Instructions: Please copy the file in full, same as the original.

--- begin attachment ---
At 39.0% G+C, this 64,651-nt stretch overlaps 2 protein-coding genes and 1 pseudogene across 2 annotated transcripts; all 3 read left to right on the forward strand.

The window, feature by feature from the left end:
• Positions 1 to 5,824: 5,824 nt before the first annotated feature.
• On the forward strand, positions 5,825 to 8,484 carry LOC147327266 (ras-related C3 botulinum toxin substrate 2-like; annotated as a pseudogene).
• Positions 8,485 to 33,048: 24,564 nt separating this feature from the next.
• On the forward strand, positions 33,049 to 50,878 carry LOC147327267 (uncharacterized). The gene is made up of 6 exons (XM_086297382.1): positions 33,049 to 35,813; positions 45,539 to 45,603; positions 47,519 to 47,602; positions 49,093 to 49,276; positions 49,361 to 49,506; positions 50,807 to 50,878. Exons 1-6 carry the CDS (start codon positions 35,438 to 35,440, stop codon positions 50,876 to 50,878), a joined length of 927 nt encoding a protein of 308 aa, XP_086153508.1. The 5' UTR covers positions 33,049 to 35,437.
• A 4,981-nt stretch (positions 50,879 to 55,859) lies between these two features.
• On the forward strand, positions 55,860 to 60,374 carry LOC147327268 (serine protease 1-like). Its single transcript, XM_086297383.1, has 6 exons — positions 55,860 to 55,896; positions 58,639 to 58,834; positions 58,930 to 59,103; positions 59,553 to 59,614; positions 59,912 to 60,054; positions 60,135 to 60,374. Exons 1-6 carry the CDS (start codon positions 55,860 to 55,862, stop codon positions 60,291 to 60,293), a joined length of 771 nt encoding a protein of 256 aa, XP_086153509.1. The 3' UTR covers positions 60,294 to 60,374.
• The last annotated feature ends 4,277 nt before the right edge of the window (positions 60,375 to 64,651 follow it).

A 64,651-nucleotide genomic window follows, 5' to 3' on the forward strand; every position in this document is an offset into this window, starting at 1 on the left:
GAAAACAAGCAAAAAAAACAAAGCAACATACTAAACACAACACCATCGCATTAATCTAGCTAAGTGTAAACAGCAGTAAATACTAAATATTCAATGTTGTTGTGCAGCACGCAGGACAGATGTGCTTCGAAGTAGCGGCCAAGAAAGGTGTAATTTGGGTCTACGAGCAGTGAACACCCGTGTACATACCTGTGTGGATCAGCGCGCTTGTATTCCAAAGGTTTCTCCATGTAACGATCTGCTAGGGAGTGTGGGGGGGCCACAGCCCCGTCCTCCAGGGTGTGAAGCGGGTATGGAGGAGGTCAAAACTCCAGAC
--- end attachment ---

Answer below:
At 39.0% G+C, this 64,651-nt stretch overlaps 2 protein-coding genes and 1 pseudogene across 2 annotated transcripts; all 3 read left to right on the forward strand.

The window, feature by feature from the left end:
• Positions 1 to 5,824: 5,824 nt before the first annotated feature.
• On the forward strand, positions 5,825 to 8,484 carry LOC147327266 (ras-related C3 botulinum toxin substrate 2-like; annotated as a pseudogene).
• Positions 8,485 to 33,048: 24,564 nt separating this feature from the next.
• On the forward strand, positions 33,049 to 50,878 carry LOC147327267 (uncharacterized). The gene is made up of 6 exons (XM_086297382.1): positions 33,049 to 35,813; positions 45,539 to 45,603; positions 47,519 to 47,602; positions 49,093 to 49,276; positions 49,361 to 49,506; positions 50,807 to 50,878. Exons 1-6 carry the CDS (start codon positions 35,438 to 35,440, stop codon positions 50,876 to 50,878), a joined length of 927 nt encoding a protein of 308 aa, XP_086153508.1. The 5' UTR covers positions 33,049 to 35,437.
• A 4,981-nt stretch (positions 50,879 to 55,859) lies between these two features.
• On the forward strand, positions 55,860 to 60,374 carry LOC147327268 (serine protease 1-like). Its single transcript, XM_086297383.1, has 6 exons — positions 55,860 to 55,896; positions 58,639 to 58,834; positions 58,930 to 59,103; positions 59,553 to 59,614; positions 59,912 to 60,054; positions 60,135 to 60,374. Exons 1-6 carry the CDS (start codon positions 55,860 to 55,862, stop codon positions 60,291 to 60,293), a joined length of 771 nt encoding a protein of 256 aa, XP_086153509.1. The 3' UTR covers positions 60,294 to 60,374.
• The last annotated feature ends 4,277 nt before the right edge of the window (positions 60,375 to 64,651 follow it).

A 64,651-nucleotide genomic window follows, 5' to 3' on the forward strand; every position in this document is an offset into this window, starting at 1 on the left:
GAAAACAAGCAAAAAAAACAAAGCAACATACTAAACACAACACCATCGCATTAATCTAGCTAAGTGTAAACAGCAGTAAATACTAAATATTCAATGTTGTTGTGCAGCACGCAGGACAGATGTGCTTCGAAGTAGCGGCCAAGAAAGGTGTAATTTGGGTCTACGAGCAGTGAACACCCGTGTACATACCTGTGTGGATCAGCGCGCTTGTATTCCAAAGGTTTCTCCATGTAACGATCTGCTAGGGAGTGTGGGGGGGCCACAGCCCCGTCCTCCAGGGTGTGAAGCGGGTATGGAGGAGGTCAAAACTCCAGAC